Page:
When I taught high school I used to have the students bring in news articles about the topic of the week. The week on the Eucharist, one student brought in an article about Eucharistic miracles. The article spoke about the historical miracles, such as Orvieto, but also contemporary cases under scientific study.
This led one student to proclaim, “Whoa! If that happened in front of me, I would totally believe! It would be the only thing I would ever want! Like I would go to Mass every day!”
She reminds me of the disciples in today’s Gospel, who after having been present at the feeding of the 5,000 turn to Jesus and ask, “What sign can you do, that we may see and believe in you? What can you do?”
I told her, “but it has happened in front of you! At every Mass the bread and wine are turned into the body and blood of Christ. And these other miracles have happened, they’re real, what difference does it make if they happened in front of you or not”
This of course led the class collectively to point out that, “yeah, but at your Masses it doesn’t turn into the actual Body and Blood of Christ, like in the miracles, it still tastes and looks like bread and wine.”
Ahh. Good. Now we are getting somewhere. They had correctly pointed out one of the biggest mysteries and most difficult things to understand about our faith. One that many of us wrestle with our entire lives.
Now to help, I want us all to engage in a little exercise. Don’t worry! It’s not physical. I want you all to think of a chair. Perhaps this morning in your house you sat a chair in the kitchen at breakfast. Perhaps you went out to lunch and you might have sat in a low chair or a high chair. Maybe you’re aiming for or have already earned the proverbial corner office, with it matching big chair. At school you have different kind of chairs too. Kindergartners sit in smaller ones than the seniors. Maybe in your tv room you have a favorite chair? When we go outside we have folding chairs. Those of you at least as old as me remember those really hot chairs at Cardinals games at Old Busch when they still had astroturf, they were so hot you could fry an egg, or yourself in them? I suppose at Royals games you could actually fry an egg, because they seats are empty!”
Anyway, so many different kinds of chairs. Some are made of wood, metal, plastic. Some have cloth cushions, others don’t. They come in all kinds of shapes, sizes and colors. But all of them have something in common, their, “chairness.” While they might have different attributes or qualities, none of them is more or less of a chair. It’s not more or less of a chair because it’s at the Cardinals or the Royal stadium, you might get to enjoy a better product at one, but the chairs are equal in their “chairness.” You can even change or modify some of those characteristics, for instance, add a cushion, paint it a different color, re-stain the wood on an old chair from the thrift store, reupholster a chair, add wheels etc. No matter what, the “chairness” doesn’t go away.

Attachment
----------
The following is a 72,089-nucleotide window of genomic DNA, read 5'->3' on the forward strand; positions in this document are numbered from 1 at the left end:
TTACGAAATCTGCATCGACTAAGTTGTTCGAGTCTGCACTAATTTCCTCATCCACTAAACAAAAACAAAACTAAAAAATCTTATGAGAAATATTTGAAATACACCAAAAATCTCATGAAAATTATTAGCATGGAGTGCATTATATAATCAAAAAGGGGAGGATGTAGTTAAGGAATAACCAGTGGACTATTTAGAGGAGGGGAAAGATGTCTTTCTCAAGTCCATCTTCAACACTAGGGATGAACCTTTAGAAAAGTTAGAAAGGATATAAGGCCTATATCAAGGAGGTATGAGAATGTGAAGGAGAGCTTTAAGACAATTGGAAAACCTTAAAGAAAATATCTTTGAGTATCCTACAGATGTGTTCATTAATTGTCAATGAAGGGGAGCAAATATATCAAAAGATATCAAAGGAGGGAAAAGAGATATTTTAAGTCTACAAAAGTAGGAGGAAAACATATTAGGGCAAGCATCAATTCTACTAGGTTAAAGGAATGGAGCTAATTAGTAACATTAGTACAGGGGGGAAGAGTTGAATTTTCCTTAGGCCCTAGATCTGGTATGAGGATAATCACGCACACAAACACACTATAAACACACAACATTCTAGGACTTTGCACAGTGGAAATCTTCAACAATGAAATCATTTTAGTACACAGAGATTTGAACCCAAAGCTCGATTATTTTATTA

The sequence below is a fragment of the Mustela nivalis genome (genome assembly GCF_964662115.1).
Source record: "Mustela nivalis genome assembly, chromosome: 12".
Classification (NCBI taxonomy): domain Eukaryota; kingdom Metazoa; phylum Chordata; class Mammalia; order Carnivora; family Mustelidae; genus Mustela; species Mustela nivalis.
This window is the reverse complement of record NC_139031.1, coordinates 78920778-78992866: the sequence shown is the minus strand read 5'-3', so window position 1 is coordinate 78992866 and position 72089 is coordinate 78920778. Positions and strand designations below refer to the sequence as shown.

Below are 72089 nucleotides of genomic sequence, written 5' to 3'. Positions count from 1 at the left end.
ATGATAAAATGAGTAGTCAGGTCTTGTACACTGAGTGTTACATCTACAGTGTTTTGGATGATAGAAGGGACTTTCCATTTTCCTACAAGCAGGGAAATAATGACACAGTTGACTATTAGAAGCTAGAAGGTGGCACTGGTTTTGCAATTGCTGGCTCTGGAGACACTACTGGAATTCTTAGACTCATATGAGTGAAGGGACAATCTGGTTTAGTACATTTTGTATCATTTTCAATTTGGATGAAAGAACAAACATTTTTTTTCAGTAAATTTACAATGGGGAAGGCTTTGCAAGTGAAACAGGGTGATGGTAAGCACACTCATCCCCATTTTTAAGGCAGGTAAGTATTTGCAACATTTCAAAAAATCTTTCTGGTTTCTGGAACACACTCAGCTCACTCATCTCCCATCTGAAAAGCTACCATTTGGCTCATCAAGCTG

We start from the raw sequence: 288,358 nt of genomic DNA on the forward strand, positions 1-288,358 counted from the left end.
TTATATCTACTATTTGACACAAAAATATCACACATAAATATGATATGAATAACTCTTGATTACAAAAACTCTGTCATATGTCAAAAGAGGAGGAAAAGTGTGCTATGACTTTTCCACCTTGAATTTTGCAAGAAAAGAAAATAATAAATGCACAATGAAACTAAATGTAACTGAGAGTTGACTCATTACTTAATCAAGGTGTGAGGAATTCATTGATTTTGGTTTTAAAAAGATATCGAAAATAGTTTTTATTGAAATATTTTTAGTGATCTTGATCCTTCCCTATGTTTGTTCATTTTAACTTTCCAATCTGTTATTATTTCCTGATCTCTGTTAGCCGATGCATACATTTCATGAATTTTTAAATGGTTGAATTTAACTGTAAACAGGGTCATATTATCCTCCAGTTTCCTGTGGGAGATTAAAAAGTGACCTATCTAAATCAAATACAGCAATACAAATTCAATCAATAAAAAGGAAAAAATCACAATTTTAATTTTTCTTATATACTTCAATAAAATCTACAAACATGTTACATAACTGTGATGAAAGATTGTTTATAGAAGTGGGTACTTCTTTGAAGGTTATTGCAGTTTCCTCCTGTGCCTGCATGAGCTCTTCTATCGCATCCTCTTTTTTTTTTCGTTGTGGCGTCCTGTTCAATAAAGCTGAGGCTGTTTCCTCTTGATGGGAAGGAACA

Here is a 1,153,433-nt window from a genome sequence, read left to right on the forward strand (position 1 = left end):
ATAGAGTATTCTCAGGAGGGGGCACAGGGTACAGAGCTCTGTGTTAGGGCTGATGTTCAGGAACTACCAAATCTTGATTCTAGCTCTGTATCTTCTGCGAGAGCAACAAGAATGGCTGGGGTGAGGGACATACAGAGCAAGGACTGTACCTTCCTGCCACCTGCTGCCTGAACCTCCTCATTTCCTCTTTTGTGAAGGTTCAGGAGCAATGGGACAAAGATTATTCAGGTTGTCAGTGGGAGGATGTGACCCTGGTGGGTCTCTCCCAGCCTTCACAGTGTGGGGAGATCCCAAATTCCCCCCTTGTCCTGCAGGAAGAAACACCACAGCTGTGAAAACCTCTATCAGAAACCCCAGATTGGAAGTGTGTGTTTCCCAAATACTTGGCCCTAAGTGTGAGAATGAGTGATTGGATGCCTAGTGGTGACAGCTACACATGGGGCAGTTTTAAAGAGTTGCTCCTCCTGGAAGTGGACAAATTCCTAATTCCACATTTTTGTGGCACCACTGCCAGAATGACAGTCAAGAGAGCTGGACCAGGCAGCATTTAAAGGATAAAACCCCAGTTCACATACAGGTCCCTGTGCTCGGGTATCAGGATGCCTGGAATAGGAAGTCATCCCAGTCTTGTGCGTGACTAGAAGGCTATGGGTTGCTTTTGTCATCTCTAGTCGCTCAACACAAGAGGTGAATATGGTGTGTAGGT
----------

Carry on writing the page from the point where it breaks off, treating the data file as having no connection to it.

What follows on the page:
When it comes to Mass, and the changing of bread and wine, the big word, transubstantiation, it’s the opposite. The characteristics of the bread and wine, its color, shape and taste, don’t change. Rather its “breadness” or its “wineness” change into the Body and Blood of Christ.
So what? Why does that even matter? Why does the Church insist on this teaching and make such a fuss about it? Wouldn’t it be easier to just say that it’s symbol or a reminder of Jesus’ body and blood? It seems like a lot of extra hassle for the Church, like she could just save her time and focus on something else instead.
After further discussion, the same girl who made statement about the Eucharistic miracles added, “wait so the reason the Church teaches it’s not just a symbol, but the real deal, the body and blood of Jesus is because that would be like me wanting a knock off instead of a real Gucci bag?”
While I’ll admit it wasn’t the analogy or explanation that first came to my head, I was left to agree with the student.
At every Mass the priest, repeating the words of Christ at the Last Supper says, “Do this in memory of me.” He doesn’t say, do a knock off of this in memory of me, or do a symbol of this in memory of me. He says, do THIS in memory of me. When the Apostles heard those words, they in the early Church began do just this, the Mass, what we are doing right now. There are accounts from the time of the formation of the Bible describing the Mass, with all of the same elements we have today. So when they heard Christ say those words, this is how they understood them, this is how the Church has carried them on through the years.
Furthermore, in today’s Gospel, Jesus tells us to seek after the food of eternal life, not a symbol or a knock off, the store-brand imitation of that food, but THE food of eternal life.
At the end of the Gospel he says, I AM the bread of life. Again, not a symbol of me or a knock off of me, but I AM. That is why it matters that the Church continue to teach this hard and difficult mystery. In the Gospel Jesus tells us that the he will give us this food of eternal life. The Church is continuing the mission of Christ on Earth by bringing us his body and blood.
I am not pretending that it’s easy to understand, grasp or believe. In fact if you think about it, almost all of the recorded Eucharistic miracles took place when the priest had doubts about the true presence. It’s a challenge for us as individuals, but a gift that Church continues to provide nonetheless.
So each time we come to this altar it is an opportunity to enter deeper into that great mystery of the Eucharist, in that way to grow in relationship with God. He doesn’t give us anything less than his very self, so that we may have eternal life. Every time we approach this altar it’s an opportunity for us to be nourished by the bread of life, to strive for the food of eternal life.